Photo by Josh Hedges/Zuffa LLC/Zuffa LLC via Getty Images
UFC middleweight Eric Spicely reveals the long-term effects fighting can have on an athletes’ mental health.
Today’s UFC Vegas 5 card, headlined by Derek Brunson vs. Edmen Shahbayzan, went through a bevvy of alterations over the past 48 hours with three fighters pulling out of the event.
Former UFC flyweight title challenger Ray Borg, veteran middleweight Eric Spicely and promotional debutant Timur Valiev were all removed from the event ahead of yesterday’s weigh-ins. The reason for all three fighters’ absences was initially ‘undisclosed’.
However, Spicely decided “for the sake of transparency” to let folks know why we was not able to make his date with Markus Perez inside the UFC APEX Octagon. Yesterday he took to twitter to disclose the struggles that took him out of the fight.
For the sake of transparency this was my first weight cut since starting antidepressants due to the head trauma I sustained in the Deron Winn fight. Needless to say it went horribly wrong and my fight is off. I will figure this problem out and hopefully be able to compete again. https://t.co/ZYro3waykE
— éS (@EricSpicely) July 31, 2020
“For the sake of transparency this was my first weight cut since starting antidepressants due to the head trauma I sustained in the Deron Winn fight,” revealed Spicely. “Needless to say it went horribly wrong and my fight is off. I will figure this problem out and hopefully be able to compete again.”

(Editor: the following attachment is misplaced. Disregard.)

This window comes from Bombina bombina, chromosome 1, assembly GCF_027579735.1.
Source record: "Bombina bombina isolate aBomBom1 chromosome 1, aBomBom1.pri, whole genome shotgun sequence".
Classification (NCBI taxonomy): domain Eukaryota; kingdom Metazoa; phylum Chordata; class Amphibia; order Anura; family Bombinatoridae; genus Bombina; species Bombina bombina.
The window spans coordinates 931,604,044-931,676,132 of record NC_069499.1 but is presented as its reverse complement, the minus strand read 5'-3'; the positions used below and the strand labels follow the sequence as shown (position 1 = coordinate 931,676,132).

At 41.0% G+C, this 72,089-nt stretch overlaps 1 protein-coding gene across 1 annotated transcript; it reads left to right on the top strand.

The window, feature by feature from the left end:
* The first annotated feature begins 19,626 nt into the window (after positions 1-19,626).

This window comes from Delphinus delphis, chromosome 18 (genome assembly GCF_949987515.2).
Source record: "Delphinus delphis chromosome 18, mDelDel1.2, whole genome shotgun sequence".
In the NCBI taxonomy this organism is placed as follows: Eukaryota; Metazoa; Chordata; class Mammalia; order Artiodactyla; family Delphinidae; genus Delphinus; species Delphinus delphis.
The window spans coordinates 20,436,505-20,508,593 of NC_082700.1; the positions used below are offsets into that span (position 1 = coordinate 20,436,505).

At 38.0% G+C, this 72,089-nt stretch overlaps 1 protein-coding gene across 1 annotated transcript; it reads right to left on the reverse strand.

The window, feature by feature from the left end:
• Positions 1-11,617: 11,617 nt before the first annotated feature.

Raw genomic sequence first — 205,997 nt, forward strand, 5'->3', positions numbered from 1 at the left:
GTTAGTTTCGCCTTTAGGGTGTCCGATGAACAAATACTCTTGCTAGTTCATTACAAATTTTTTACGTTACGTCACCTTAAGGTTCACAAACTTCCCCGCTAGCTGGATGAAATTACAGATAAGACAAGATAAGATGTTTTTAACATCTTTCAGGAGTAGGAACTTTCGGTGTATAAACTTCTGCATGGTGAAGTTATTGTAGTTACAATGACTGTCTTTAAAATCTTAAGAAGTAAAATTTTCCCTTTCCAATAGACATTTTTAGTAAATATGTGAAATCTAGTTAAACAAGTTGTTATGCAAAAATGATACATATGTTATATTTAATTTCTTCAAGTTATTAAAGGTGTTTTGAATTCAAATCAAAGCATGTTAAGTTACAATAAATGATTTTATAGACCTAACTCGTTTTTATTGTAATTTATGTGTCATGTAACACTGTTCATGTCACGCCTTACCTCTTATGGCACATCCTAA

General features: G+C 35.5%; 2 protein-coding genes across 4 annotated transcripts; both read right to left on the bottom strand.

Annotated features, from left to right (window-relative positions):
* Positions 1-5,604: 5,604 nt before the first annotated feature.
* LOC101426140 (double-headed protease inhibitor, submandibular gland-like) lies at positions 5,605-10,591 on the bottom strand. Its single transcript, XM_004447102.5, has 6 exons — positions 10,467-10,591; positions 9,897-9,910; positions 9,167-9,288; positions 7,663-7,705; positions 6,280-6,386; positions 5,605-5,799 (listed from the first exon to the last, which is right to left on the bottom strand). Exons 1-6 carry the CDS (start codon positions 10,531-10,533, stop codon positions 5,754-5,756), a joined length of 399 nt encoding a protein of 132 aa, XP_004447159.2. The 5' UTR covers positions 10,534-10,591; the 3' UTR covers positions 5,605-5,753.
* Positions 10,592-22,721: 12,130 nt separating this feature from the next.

Spicely fought Winn at UFC Fight Night: Moicano vs. Korean Zombie on June 22, 2019. He lost that bout by decision. The loss came off the back of back-to-back TKO wins for Spicely, over Caio Magalhaes and Leo Pla inside the CES promotion. Spicely had been cut from the UFC after three losses in 2017-18, two of those losses were by TKO.
Scientific studies have shown that people who suffer mild traumatic brain injuries (mTBIs)—commonly referred to as ‘concussions’—are at a highly risk of suffering from depression and post-traumatic stress disorder.
In disclosing his injury Spicely becomes one of just a few fighters willing to discuss the mental health impacts of professional cage-fighting. Despite so few fighters discussing depression, PTSD and other mental health issues as a direct result of fighting, it is suspected that a sizeable portion of current and former professional MMA fighters are in similar positions to Spicely.
Former UFC fighter David Mitchell recently discussed his long struggle with concussions, depression, PTSD, and biploar disorder with Bloody Elbow.
Individuals in the USA who are thinking about suicide, are worried about a friend or loved one, or would like emotional support for depression can call the 24/7 Lifeline Network at 1-800-273-8255.
Canadians suffering from depression can call the Hope for Wellness Help Line at 1-833-242-3310.
International mental health help lines can be found at ceckpointorg.com.